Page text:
The representative of Iran said his delegation had voted in favour of the package and wished to express satisfaction that it had been adopted by a very strong majority.  ... His delegation also stressed that the mandate of the special rapporteur on the situation of human rights in the Occupied Palestinian Territory would be valid until the end of the occupation.

The representative of the United Kingdom said his delegation aligned itself with the statement made by Portugal on behalf of the European Union.  His country was a committed member of the Human Rights Council, which had a vital role to play in protection of human rights for people everywhere.  The United Kingdom had worked actively with all partners towards the adoption of the package, and valued its provisions vis-à-vis the contribution of special rapporteurs, whose expertise was enriching.  His delegation was pleased with the provisions on the agenda to address violations at every session, and also welcomed the Universal Periodic Review -- an important innovation.  The United Kingdom looked forward to its own review, but was disappointed by certain elements, including the loss of two special rapporteurs on situations of concern.  His delegation was also concerned by the standing agenda item on Palestine, which was unnecessary.  The practice of “singling out one” risked undermining the Human Rights Council’s own principles.  The United Kingdom was committed to the full implementation of the package despite elements in it that it could not support.  As an expression of its commitment, his country had voted in favour of the institution-building package today.


The representative of France said ...   France regretted that the agenda was imbalanced by the singling out of Palestine, which was contrary to non-selectivity.  ...


The representative of Syria said her delegation had voted in favour of “L.32”, convinced that it had been adopted in a balanced, just and fair manner in Geneva.  Syria was committed to the success of the Human Rights Council, pursuant to the principles that all situations be dealt with objectively.  Her delegation would like to affirm that the Council should follow all human rights situations, including the right to self-determination.  She also expressed thanks to the Human Rights Council for giving all due attention to the human rights situation in Palestine and especially in the Golan.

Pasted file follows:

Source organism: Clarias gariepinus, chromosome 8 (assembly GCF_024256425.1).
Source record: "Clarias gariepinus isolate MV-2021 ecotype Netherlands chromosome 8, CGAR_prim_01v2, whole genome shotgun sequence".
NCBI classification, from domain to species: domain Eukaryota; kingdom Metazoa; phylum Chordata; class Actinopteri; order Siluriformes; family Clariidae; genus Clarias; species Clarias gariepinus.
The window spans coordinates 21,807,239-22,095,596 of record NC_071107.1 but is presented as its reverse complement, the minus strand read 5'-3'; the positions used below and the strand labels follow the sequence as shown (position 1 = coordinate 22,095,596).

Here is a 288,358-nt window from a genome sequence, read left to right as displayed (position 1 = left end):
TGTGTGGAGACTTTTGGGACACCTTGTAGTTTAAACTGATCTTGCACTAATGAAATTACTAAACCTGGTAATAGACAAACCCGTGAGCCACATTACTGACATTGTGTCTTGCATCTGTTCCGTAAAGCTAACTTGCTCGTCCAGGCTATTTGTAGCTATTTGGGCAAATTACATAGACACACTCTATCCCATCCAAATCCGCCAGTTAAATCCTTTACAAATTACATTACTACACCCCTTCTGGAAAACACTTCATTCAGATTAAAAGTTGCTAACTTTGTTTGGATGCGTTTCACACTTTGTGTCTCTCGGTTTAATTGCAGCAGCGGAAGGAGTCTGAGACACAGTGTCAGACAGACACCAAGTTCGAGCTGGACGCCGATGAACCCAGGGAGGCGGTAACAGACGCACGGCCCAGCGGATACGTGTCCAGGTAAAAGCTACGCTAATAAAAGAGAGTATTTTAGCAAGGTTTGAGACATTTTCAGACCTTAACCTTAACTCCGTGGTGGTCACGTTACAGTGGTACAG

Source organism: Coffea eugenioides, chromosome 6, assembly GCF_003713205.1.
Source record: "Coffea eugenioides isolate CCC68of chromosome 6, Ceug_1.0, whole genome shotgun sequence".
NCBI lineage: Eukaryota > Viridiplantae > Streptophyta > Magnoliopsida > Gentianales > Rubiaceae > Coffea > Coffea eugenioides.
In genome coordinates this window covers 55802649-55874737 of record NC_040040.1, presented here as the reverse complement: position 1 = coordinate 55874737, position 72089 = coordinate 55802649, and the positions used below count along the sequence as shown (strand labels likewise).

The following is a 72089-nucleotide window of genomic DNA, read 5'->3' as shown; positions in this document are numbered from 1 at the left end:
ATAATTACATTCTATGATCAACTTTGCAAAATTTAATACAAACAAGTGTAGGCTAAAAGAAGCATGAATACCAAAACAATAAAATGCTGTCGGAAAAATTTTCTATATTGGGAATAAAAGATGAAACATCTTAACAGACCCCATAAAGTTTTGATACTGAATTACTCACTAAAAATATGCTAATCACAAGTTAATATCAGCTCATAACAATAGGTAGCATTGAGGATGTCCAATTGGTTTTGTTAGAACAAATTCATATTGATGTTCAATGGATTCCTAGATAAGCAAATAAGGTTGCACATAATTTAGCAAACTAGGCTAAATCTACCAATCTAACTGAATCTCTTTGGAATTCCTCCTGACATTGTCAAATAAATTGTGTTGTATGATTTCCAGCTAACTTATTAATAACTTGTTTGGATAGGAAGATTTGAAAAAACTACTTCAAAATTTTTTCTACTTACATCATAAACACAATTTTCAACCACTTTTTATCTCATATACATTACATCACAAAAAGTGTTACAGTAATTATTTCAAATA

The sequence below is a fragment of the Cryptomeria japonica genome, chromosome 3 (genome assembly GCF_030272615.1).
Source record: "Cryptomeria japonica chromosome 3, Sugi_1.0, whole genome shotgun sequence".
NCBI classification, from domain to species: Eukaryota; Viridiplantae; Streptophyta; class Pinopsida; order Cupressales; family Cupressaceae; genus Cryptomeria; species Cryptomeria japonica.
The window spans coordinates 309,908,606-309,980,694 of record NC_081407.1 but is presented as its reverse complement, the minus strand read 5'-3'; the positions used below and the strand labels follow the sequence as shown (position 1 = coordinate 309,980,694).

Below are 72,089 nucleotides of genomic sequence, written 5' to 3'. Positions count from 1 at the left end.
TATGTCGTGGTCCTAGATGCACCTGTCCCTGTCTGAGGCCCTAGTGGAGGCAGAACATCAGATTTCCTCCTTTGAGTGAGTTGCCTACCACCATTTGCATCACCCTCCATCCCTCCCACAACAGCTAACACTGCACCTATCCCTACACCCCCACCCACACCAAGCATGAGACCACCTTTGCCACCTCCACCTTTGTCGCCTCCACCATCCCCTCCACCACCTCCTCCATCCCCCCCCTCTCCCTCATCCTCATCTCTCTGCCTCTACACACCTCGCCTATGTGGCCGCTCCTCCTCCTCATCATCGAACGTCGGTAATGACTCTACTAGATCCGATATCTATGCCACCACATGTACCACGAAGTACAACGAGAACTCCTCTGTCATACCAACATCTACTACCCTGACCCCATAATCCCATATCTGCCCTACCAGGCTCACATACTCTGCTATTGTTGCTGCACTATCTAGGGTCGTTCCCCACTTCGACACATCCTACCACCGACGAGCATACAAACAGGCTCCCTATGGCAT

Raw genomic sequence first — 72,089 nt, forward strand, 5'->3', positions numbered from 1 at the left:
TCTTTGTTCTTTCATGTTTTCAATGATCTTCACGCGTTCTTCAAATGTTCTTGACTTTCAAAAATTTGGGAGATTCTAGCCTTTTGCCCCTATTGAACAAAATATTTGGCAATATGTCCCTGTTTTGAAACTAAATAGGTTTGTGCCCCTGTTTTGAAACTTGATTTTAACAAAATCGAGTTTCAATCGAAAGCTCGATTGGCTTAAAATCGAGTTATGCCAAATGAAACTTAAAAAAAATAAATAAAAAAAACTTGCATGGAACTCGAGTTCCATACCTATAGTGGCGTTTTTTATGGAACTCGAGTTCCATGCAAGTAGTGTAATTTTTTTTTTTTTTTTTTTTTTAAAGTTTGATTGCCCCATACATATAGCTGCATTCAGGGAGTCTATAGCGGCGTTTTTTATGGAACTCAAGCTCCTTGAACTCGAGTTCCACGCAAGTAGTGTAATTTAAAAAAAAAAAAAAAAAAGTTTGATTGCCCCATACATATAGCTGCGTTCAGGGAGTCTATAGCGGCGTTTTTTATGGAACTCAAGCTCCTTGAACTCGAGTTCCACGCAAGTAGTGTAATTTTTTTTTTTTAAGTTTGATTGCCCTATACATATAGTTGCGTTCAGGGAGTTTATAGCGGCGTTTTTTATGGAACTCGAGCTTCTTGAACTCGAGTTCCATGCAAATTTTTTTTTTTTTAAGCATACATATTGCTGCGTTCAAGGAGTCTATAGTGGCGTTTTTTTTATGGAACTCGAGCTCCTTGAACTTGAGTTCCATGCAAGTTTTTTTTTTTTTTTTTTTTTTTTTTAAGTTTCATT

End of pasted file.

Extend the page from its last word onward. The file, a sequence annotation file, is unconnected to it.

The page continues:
The Chairman ... then opened the floor for general statements.

The representative of Palestine said her delegation had expressed its views on the institution-building package during debate on the item.  It had to be clear to the majority of Member States that Israel was not being singled out, but that it had singled itself out as an extraordinary violator of the human rights of the Palestinian people.  Focused attention was required on the issue to bring an end to such systematic violations, she said.


Vote on Report of Human Rights Council

The draft resolution on the report of the Human Rights Council (document A/C.3/62/L.32) was approved by a recorded vote of 165 in favour to 7 against, with 3 abstentions, as follows:

In favour:  Afghanistan, Albania, Algeria, Andorra, Angola, Antigua and Barbuda, Argentina, Armenia, Austria, Azerbaijan, Bahamas, Bahrain, Bangladesh, Barbados, Belarus, Belgium, Belize, Benin, Bhutan, Bolivia, Botswana, Brazil, Brunei Darussalam, Bulgaria, Burkina Faso, Burundi, Cambodia, Cape Verde, Chad, Chile, China, Colombia, Comoros, Congo, Costa Rica, Côte d’Ivoire, Croatia, Cuba, Cyprus, Czech Republic, Democratic People’s Republic of Korea, Democratic Republic of the Congo, Denmark, Djibouti, Dominican Republic, Ecuador, Egypt, El Salvador, Eritrea, Estonia, Ethiopia, Fiji, Finland, France, Gabon, Gambia, Georgia, Germany, Ghana, Greece, Grenada, Guatemala, Guinea, Guyana, Haiti, Honduras, Hungary, Iceland, India, Indonesia, Iran, Iraq, Ireland, Italy, Jamaica, Japan, Jordan, Kazakhstan, Kenya, Kuwait, Lao People’s Democratic Republic, Latvia, Lebanon, Lesotho, Liberia, Libya, Liechtenstein, Lithuania, Luxembourg, Madagascar, Malawi, Malaysia, Maldives, Mali, Malta, Mauritania, Mauritius, Mexico, Moldova, Monaco, Mongolia, Montenegro, Morocco, Mozambique, Myanmar, Namibia, Nepal, Netherlands, New Zealand, Nicaragua, Niger, Norway, Oman, Pakistan, Panama, Papua New Guinea, Paraguay, Peru, Philippines, Poland, Portugal, Qatar, Republic of Korea, Romania, Russian Federation, Rwanda, Saint Kitts and Nevis, Saint Lucia, San Marino, Saudi Arabia, Senegal, Serbia, Sierra Leone, Singapore, Slovakia, Slovenia, Solomon Islands, South Africa, Spain, Sri Lanka, Sudan, Suriname, Sweden, Switzerland, Syria, Thailand, The former Yugoslav Republic of Macedonia, Timor-Leste, Togo, Trinidad and Tobago, Tunisia, Turkey, Turkmenistan, Uganda, Ukraine, United Arab Emirates, United Kingdom, United Republic of Tanzania, Uruguay, Uzbekistan, Venezuela, Viet Nam, Yemen, Zambia, Zimbabwe.

Against:  Australia, Canada, Israel, Marshall Islands, Micronesia (Federated States of), Palau, United States.

Abstain:  Equatorial Guinea, Nauru, Swaziland.

Absent:  Bosnia and Herzegovina, Cameroon, Central African Republic, Dominica, Guinea-Bissau, Kiribati, Kyrgyzstan, Nigeria, Saint Vincent and the Grenadines, Samoa, Sao Tome and Principe, Seychelles, Somalia, Tajikistan, Tonga, Tuvalu, Vanuatu.

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For information media • not an official record